“Cohen was around 18 months old when he began to regress in his speech and eye contact.
“It was heartbreaking for us to see our once happy, carefree little boy become very anxious and non-verbal. He totally shut down into his own world, would struggle to focus on anything, and didn’t even respond to his name.
“He began to have frequent meltdowns and, at the age of five, began to bite his hand in frustration.”
These are the words of South Yorkshire mum Sarah. Her son, Cohen, now aged nine, has a medical diagnosis of autism spectrum condition, global developmental delay, hearing impairment and complex epilepsy. In September 2015, Support Dogs provided the family with autism assistance dog Azerley, who immediately began working with Cohen.
“Before Azerley joined our family, life was very difficult for us all but especially for Cohen,” she says.
“Cohen really struggled to go out anywhere. The noises and people caused him great anxiety. We depended on his special-needs pushchair to keep him safe because he has no sense of danger. He would either bolt, running straight on to the road in front of traffic, or fall to the floor.
“Cohen is extremely sensitive to noises. He is unable to filter sounds so every noise is the same volume, whether it be the sound of a siren or the buzzing of a light bulb.
“For our older son, Joshua, it became very difficult as he longed for us to have ‘normal’ family outings, such as a visit to the cinema or to go bowling.
“We found ourselves becoming extremely isolated and unable to go out as a family.
“Before we started the programme, I had read how autism assistance dogs had helped families in various ways and, just as each child is unique, so is each partnership, so I did not know what to expect.
“Cohen struggled to focus on anything and did not show any interest in animals so we had little expectation regarding Cohen interacting with a dog, but on the very first day Azerley arrived Cohen was instantly calmer. His anxiety levels reduced so dramatically that he stopped biting his hand – something he had done for a over a year when he became frustrated. Since that day Cohen has never bitten his hand once.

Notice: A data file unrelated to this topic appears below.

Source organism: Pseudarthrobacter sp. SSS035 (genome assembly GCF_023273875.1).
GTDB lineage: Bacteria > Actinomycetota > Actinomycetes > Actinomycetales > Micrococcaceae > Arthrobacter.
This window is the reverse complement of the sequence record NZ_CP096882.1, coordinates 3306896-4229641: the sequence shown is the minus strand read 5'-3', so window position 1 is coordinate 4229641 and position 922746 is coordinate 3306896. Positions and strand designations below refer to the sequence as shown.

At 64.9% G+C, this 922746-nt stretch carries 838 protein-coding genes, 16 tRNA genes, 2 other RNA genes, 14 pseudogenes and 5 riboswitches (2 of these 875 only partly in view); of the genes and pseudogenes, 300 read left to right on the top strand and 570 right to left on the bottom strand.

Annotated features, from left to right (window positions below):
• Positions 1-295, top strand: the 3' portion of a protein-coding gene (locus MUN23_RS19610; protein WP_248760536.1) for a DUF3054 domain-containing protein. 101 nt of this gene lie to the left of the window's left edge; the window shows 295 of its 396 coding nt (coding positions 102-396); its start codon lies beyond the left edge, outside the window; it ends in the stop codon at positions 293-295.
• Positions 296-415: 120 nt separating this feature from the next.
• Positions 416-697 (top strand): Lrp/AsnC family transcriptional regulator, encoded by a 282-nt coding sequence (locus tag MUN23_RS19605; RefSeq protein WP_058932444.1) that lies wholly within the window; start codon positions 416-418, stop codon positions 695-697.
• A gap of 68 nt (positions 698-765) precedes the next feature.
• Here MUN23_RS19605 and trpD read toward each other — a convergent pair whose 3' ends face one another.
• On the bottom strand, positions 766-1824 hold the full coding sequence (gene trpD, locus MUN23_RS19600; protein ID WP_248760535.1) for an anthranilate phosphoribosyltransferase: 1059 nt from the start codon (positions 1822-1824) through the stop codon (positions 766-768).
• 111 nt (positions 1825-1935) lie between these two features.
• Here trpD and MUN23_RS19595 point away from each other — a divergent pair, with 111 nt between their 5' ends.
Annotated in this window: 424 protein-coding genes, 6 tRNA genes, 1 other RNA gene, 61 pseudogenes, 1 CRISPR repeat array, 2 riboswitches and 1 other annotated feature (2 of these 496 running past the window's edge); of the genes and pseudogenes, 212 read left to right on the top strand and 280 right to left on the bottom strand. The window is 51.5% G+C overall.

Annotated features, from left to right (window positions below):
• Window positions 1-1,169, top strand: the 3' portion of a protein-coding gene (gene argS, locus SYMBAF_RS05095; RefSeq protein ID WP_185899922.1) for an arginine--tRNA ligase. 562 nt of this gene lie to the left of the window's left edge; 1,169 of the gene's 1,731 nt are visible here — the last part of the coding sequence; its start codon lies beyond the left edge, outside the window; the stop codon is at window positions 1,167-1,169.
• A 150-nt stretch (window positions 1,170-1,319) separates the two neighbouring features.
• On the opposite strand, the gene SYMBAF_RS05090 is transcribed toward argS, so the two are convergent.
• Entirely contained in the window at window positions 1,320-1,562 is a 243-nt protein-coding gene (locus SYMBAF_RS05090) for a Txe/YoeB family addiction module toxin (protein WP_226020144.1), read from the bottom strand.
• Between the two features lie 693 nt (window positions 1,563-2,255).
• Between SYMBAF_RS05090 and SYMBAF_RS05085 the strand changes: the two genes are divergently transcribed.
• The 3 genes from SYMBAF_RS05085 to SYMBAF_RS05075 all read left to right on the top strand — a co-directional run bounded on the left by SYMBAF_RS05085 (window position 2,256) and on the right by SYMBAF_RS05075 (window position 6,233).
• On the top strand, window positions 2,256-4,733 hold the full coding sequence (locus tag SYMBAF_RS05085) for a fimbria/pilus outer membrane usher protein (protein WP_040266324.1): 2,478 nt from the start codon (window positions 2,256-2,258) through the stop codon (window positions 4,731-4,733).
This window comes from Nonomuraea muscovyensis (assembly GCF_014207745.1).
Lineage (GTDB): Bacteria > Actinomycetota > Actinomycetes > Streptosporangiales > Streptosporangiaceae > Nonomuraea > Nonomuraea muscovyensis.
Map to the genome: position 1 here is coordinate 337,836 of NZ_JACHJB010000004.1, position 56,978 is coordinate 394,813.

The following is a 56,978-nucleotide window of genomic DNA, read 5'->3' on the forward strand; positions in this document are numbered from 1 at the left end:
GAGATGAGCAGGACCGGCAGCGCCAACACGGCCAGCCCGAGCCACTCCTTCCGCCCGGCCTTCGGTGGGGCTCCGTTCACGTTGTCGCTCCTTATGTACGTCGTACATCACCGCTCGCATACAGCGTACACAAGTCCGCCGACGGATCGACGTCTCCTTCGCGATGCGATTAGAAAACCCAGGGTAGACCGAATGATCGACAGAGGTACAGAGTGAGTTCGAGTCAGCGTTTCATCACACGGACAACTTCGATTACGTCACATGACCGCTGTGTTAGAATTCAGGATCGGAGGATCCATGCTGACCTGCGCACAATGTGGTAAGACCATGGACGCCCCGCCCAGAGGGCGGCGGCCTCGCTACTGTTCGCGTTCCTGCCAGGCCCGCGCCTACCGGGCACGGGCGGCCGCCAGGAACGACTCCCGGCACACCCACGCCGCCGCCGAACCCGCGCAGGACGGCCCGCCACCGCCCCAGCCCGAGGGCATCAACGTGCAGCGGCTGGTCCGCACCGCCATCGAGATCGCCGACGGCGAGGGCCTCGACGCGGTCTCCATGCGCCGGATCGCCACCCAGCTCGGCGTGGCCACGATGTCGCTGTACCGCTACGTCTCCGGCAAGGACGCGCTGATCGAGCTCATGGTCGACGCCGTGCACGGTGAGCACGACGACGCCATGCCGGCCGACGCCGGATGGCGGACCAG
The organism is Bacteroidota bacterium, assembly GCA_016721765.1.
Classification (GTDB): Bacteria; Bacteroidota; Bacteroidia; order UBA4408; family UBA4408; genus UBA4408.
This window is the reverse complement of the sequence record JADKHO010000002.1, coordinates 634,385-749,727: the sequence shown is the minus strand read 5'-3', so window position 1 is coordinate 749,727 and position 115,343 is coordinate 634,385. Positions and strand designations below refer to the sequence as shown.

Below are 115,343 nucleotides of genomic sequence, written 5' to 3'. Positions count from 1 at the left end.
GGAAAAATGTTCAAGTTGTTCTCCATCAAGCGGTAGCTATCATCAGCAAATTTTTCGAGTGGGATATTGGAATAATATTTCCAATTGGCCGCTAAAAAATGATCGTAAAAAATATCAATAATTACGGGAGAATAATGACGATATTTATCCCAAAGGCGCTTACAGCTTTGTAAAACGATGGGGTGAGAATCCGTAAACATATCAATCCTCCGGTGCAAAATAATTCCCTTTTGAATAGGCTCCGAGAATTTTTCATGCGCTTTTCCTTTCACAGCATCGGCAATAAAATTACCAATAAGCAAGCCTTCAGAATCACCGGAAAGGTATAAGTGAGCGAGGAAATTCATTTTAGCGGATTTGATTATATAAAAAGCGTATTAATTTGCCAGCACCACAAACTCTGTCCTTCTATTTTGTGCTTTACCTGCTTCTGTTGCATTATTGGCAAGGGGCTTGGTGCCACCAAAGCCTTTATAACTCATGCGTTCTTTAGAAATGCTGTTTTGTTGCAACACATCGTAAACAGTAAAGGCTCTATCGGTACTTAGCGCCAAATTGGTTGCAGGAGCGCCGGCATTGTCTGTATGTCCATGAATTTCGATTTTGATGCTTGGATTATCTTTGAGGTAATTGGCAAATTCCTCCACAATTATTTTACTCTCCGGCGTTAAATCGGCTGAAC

“The first few attachment walks with Azerley were eventful as Cohen had to learn how to walk sensibly.
“This had a huge impact on me as I realised we needed Azerley not only to keep Cohen safe but also to teach him behaviour that is socially acceptable.
“Azerley is the key to helping Cohen integrate and build essential life skills. We noticed that Cohen became much more involved and engaged in the world around him. No longer in his own little world Cohen started to make eye contact with us and to interact with his surroundings.”
The Star has launched our ‘Pounds For Pups’ campaign this month, to raise £5,000 to fund one dog’s training.
Hundreds of people like Cohen have benefited from a trained assistance dog in the 25 years since Support Dogs launched in the city.
Through its three training programmes – for disability support dogs, autism dogs and seizure alert dogs – the charity uses a reward-based system to teach dogs to carry out a wide range of tasks that make life safer and easier for its clients.
“That first year with Azerley exceeded any expectations we had,” Sarah adds.
“Cohen was mostly non-verbal and initially we taught Azerley a few signs so Cohen could communicate with him but incredibly Cohen started to use words and phrases. Since then Cohen’s language has improved so much he can now sing!
“We found we were able to go out as a family, going to the cinema, visiting museums, and Cohen built his first ever sand castle on the beach.
“He was showing more interest in his peers and even started to initiate play with his big brother Joshua. I was looking back on the photos recently of the many amazing ‘firsts’ Cohen has accomplished with Azerley and I realised I’m not grieving any more for the son he was.
“Cohen is overcoming so many boundaries to his learning, his sensory issues and to understanding the world around him.
“Cohen now has the confidence at least to try most things, to speak, to sing, to walk barefoot on the sand.
“While celebrating all these successes, something unknowingly has happened to me. My heart no longer aches.
“I now know that Cohen will fulfil his true potential, whatever that may be.”
n Visit Support Dogs-Donate to find out more about how you can help us reach our £5,000 goal. Alternatively, text SDogs15 and the amount you’d like to give to 70070, or call 0114 2617800